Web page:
This was my second time making them, and I don’t know how they compare to Matt’s father’s, but I thought they were damn delicious. Matt kindly informed me they were a bit onion heavy, and to make sure to chop the onions into oblivion. The recipe calls for one small onion or half a large one, and I think I chose too big of a large one. The first time I made them, I remember him deliberately instructing me to chop all the ingredients into smithereens, so just make sure you finely, finely, finely dice everything to avoid one ingredient from masking the others.

For this batch of meatballs, I made the homemade marinara sauce recipe I stole from Carissa’s family (you see now why I keep Italians close—they always have the best family recipes). But the first time I made the meatballs, I used a jarred sauce called Rao’s that Matt swears by. It’s a little more expensive than the popular brands like Prego or Ragu, but it tastes homemade, so it’s definitely worth it.

We’ve used the meatballs to make subs, put them over pasta, and just eaten them by themselves in the sauce, with a little parmesan on top. I think Matt’s dad even uses them in his lasagna, which I’d love the recipe for—hint, hint! 



  • 2 lbs ground chuck
  • 1 lb ground pork
  • 2 eggs
  • 1/2 cup milk
  • 1/4 cup olive oil
  • 3/4 cup romano cheese
  • 1 1/2 cups Italian bread crumbs
  • 2–4 cloves garlic, minced
  • 1 small  or half a large yellow onion, minced (very finely)
  • 1/2 cup fresh, flat leaf parsley, finely chopped
  • salt and pepper
  • sauce (3–4 24-oz jars or homemade marinara)
  • fresh basil, to garnish


Make sauce if using homemade.

Finely mince the garlic, onion, and parsley. In a large mixing bowl combine all ingredients (except sauce) and mix well with hands.

Preheat oven to 300 degrees.

Shape mixture into medium-sized balls and place on a lined baking sheet sprayed with cooking spray. Bake in the oven for 3o minutes.

Warm the sauce and drop in balls to continue cooking until ready to serve. Garnish with fresh basil.

*Recipe makes 20-30 meatballs. Store leftovers in a Ziplock bag in the freezer.
**Ask your butcher to grind chuck for you if you can’t find it already ground.

Green tea “ice cream”

Green tea ice creamThe first time I tried green tea ice cream was at an all-you-can-eat Chinese buffet in Small Town, Wisconsin. I remember choosing it from the ice cream cooler because of its bright green color—I was a child, ok? When I took my first bite, I was surprised at the flavor—I didn’t hate it, but I didn’t know if I liked it either. I took a few more bites, and a couple more, and then one or five more and realized I was crazy about it.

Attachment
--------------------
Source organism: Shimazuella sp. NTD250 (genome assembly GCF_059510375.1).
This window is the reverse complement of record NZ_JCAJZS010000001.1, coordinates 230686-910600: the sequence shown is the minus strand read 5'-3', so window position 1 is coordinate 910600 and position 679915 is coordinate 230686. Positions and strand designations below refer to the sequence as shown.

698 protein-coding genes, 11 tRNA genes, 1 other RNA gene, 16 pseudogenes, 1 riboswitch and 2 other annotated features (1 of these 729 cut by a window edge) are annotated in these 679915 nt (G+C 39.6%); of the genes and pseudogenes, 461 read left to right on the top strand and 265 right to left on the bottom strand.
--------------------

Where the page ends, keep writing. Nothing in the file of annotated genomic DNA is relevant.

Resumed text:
The earthy, almost savory yet slightly sweet notes from the green tea are a match made it heaven with the rich, creaminess of the ice cream. I was never a fan of super sweet treats, so this was right up my alley.

Since I was in college, I’ve been making 2-ingredient “ice cream,” which is just frozen bananas blended in a food processor with a little milk. Genius. Plus, bananas are super good for you! Thanks to Rick Moranis in Honey, We Shrunk Ourselves circa 1997, I will forever remember they are a great source of potassium. But, there a bunch of other benefits—check them all out in this Well-Being Secrets article, 24 Science-Backed Health Benefits of Bananas.  It’s actually amazing how similar the texture and richness is to actual ice cream considering how healthy it is. And, you can doctor it up with anything you like—chocolate, peanut butter, preserves, and even matcha! As I mentioned in my post Matcha green tea chia pudding, I have recently been experimenting with matcha powder, so I decided this was the perfect time to recreate the green tea ice cream I had in my youth.

It’s quick, simple, and deceivingly sinful. So dig in, guilt free!



  • 3 ripe bananas
  • coconut milk (or whole, rice, almond, sweetened condensed, etc.)
  • honey or agave
  • 2 tsp matcha powder